MOSCOW (Reuters) - Russia officially celebrated a new holiday on Wednesday marking its conversion to Christianity in 988, the latest Kremlin boost to an Orthodox Church that has grown increasingly powerful since the fall of Communism.
Rights groups have criticized the new holiday, approved by President Dmitry Medvedev in June, as undermining Russia’s secular constitution and members of the country’s large Muslim minority have complained that it excludes them.
Marking the anniversary, Patriarch Kirill, head of the Russian Orthodox Church, told state-run television: “Abandoning the historical significance of the baptism of Rus means discarding the supporting pillar of our entire civilization”.
Kirill held a liturgy in Kiev, the capital of modern Ukraine and mediaeval Kievan Rus, whose leader Prince Vladimir converted to Christianity over a millennia ago and adopted it for his state. Kievan Rus is seen as the precursor to modern-day Russia, Ukraine and Belarus.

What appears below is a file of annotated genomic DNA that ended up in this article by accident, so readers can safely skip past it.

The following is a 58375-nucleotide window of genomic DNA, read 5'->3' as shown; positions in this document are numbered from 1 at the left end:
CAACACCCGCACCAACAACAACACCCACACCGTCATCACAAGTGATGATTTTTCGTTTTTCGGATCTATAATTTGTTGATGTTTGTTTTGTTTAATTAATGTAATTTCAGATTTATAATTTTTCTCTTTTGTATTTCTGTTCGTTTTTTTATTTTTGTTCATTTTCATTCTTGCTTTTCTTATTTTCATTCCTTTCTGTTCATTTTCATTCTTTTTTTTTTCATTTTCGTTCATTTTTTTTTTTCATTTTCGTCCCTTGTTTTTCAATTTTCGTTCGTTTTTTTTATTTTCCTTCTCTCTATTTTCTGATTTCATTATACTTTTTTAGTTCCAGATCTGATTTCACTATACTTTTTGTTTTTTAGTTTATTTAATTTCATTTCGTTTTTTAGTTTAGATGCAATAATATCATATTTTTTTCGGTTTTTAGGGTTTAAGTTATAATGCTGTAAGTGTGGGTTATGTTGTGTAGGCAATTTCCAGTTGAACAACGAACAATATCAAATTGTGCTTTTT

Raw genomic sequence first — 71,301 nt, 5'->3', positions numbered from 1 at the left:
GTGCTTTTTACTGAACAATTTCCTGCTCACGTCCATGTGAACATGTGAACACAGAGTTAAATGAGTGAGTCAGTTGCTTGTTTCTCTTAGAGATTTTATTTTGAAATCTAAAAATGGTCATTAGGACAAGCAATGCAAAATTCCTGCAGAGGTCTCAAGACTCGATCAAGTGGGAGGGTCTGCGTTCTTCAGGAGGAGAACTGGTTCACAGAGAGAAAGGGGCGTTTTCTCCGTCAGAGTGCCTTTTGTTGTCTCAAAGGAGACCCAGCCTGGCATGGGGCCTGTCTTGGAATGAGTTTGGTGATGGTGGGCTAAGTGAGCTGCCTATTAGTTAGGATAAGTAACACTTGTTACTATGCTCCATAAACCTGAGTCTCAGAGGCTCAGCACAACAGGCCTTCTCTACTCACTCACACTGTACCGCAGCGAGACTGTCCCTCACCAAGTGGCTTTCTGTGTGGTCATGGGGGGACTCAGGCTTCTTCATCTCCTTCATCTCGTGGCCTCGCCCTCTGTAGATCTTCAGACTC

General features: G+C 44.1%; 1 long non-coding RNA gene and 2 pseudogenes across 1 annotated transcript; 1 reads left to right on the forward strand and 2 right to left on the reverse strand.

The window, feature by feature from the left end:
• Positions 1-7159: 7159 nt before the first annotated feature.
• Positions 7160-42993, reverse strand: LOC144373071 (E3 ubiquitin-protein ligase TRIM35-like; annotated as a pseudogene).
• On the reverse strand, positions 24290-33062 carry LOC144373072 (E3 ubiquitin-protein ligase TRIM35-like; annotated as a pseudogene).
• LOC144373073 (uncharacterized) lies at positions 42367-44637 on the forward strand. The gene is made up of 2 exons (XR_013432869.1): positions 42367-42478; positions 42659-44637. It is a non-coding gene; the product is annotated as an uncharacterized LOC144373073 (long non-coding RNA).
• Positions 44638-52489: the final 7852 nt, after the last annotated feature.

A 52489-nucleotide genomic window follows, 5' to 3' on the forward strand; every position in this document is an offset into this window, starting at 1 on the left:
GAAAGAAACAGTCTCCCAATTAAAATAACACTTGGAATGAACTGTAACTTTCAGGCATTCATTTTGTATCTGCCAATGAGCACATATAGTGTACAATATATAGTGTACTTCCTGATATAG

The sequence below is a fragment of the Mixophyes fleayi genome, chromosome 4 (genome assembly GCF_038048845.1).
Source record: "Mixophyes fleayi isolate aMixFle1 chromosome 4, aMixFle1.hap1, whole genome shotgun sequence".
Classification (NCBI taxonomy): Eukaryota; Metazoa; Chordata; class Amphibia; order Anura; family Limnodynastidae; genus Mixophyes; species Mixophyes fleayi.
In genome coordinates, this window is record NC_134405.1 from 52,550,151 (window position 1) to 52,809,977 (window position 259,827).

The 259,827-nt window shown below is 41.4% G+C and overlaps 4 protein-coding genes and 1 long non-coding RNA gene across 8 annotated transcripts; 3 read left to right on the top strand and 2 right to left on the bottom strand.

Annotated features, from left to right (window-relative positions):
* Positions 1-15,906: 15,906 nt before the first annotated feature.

Clad in a flowing gold cloak in Kiev’s historic Pecherska Lavra monastery, Kirill told thousands of followers: “Facing aggressive atheism and resurgent paganism we remain firm in our belief in God”.
The Orthodox Church is undergoing a revival in Russia after the fall of the Soviet Union almost 20 years ago and Russia’s leaders have endorsed it as the country’s main faith.
The Russian patriarch also presides over the biggest branch of the Ukrainian Orthodox Church, although some Ukrainian clergy have declared themselves independent of Moscow and Kirill’s visit to Kiev has angered some Ukrainian nationalists.
The trend toward consolidation of the church as a national force in Russia has worried its 20-million strong Muslim population — a seventh of Russia’s people — as well as those who believe church and state should be strictly separated.
Medvedev on June 1 signed a law making July 28 a National Day, a state holiday that is also a working day.
Across Russia, churches prepared to hold ceremonies and mass river baptisms in honor of the conversion.
Since Medvedev’s law, Muslim lawmakers have asked for a national holiday to mark the arrival of Islam in modern-day Russia, which Arabs brought through the southern gateway city of Derbent on the Caspian Sea more than 1,000 years ago.
Reporting by Olzhas Auyezov in Kiev and Amie Ferris-Rotman in Moscow; Editing by Peter Graff